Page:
February 5 1/2 x 8 1/2, 67 pages $16.00 paper 978-1-55728-980-3 Miller Williams arkansas poetry prize Finalist
talk poetryPoems and Interviews with Nine American Poets David Baker important poets talking about the art today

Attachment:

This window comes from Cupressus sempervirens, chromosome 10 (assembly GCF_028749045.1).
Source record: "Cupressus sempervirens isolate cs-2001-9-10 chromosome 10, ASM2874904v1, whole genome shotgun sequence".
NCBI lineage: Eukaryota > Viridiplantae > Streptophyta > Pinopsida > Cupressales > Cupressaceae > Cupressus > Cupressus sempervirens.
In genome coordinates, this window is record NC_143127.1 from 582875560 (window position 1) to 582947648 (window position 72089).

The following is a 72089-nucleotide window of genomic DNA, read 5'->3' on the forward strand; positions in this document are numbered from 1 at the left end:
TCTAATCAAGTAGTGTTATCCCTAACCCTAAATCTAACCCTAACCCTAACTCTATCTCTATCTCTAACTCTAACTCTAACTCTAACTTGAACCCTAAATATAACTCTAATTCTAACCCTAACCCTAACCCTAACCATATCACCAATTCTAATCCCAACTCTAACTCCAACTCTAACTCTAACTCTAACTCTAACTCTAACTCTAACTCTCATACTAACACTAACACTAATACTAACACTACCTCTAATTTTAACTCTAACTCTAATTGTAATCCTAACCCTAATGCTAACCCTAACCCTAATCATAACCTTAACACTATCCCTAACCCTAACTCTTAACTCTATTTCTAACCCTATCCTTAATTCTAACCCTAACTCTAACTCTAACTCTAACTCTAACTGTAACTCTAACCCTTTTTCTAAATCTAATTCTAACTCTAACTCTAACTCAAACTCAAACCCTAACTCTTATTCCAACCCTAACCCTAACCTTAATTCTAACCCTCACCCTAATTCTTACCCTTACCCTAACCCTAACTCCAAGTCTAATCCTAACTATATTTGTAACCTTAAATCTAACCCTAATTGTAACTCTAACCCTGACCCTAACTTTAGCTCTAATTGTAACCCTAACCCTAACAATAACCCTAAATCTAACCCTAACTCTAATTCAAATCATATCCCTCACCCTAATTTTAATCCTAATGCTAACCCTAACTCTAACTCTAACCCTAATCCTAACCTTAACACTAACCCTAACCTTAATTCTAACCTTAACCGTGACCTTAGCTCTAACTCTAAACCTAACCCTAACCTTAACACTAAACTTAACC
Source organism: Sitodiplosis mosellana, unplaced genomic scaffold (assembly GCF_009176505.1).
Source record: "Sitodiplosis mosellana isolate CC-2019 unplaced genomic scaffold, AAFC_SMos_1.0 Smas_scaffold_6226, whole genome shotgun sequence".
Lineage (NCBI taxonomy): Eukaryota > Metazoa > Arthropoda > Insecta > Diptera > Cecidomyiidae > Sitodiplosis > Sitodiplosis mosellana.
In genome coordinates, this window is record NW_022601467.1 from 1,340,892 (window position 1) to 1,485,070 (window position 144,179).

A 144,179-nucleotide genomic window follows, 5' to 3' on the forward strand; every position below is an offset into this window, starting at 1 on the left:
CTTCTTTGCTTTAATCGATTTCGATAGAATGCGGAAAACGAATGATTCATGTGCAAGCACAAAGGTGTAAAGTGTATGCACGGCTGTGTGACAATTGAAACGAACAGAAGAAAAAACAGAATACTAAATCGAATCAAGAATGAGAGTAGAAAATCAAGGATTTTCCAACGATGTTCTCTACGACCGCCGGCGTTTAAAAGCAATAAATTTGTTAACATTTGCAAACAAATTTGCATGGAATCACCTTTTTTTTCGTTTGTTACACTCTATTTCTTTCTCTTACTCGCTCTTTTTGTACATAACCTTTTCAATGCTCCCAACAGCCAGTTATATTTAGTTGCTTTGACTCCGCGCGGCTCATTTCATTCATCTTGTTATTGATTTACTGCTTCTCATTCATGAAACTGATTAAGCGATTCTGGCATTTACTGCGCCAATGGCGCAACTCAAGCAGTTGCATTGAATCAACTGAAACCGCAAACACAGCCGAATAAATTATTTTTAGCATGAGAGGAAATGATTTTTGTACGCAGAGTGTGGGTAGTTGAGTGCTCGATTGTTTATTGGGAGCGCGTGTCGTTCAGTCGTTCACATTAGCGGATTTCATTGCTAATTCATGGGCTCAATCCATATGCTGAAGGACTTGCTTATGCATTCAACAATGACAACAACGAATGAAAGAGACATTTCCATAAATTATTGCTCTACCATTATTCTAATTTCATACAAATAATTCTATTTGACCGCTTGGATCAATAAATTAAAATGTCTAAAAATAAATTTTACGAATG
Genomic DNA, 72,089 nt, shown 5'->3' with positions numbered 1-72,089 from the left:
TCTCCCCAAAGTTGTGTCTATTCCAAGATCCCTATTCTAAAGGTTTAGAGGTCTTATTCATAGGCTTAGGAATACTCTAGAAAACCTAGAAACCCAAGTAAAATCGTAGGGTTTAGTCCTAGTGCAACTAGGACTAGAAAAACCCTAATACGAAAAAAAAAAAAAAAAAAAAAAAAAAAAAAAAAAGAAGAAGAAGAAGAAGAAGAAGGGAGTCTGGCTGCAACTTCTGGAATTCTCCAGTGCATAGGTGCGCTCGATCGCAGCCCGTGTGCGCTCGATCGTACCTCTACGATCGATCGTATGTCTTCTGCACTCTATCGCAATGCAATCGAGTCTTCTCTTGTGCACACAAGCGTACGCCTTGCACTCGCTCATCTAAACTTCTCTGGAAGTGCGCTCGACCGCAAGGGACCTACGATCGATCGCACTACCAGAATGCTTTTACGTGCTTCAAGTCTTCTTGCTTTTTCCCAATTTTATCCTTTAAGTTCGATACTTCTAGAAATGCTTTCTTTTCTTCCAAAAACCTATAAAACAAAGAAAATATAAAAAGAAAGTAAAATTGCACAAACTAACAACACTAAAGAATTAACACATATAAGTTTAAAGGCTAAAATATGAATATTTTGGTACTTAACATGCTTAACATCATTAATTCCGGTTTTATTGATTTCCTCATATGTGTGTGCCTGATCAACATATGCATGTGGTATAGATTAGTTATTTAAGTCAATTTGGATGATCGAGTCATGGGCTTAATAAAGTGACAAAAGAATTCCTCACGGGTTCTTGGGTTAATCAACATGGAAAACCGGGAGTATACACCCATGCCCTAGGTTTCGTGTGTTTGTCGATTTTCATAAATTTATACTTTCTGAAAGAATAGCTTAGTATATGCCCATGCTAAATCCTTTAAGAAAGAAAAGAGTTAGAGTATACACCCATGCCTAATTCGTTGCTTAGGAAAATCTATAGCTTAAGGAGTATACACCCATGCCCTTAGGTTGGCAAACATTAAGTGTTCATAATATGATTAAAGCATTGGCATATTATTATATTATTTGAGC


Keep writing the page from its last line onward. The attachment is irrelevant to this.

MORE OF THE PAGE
David Baker has brought together in this remarkable volume some of the most probing and revelatory interviews he has conducted for our pagesinterviews that plunge quickly beyond the trivial to the deep concerns, the personal insights, the creative sparks that can ignite in conversation with these marvelous poets. David Lynn, editor of the Kenyon Review With his incisive and instructive questions, David Baker is able to draw out responses that touch upon not only the lives and poetic craft of his subjects, but also upon the nature of art and the life of poetry itself. This is without question a must-have volume for everyone who loves American poetry. David St. John, author of Auroras: New Poems David Baker, a consummate poet, is also one of our most intelligent, open-minded and readable critics. In this book, at once a personal anthology and a collection of perceptive, lively interviews, he gives readers a sense of the scope of American poetry today, with a keen eye for its convergences as well as its dissents. Marilyn hacker, author of Names: Poems What is more direct and intimate than one-to-one conversation? Here two forces in American poetry, the Kenyon Review and the University of Arkansas Press, bring together discussions between one of Americas leading poets and editors, David Baker, and nine of the most exciting poets of our day. The poets, who represent a wide array of vocations and aesthetic positions, open up about their writing processes, their reading and education, their hopes for and discontents with the contemporary scene, and much more, treating readers to a view of the range and capacity of contemporary American poetry. David Baker is author or editor of fourteen books of poetry and criticism. He holds the Thomas B. Fordham Chair at Denison University, teaches regularl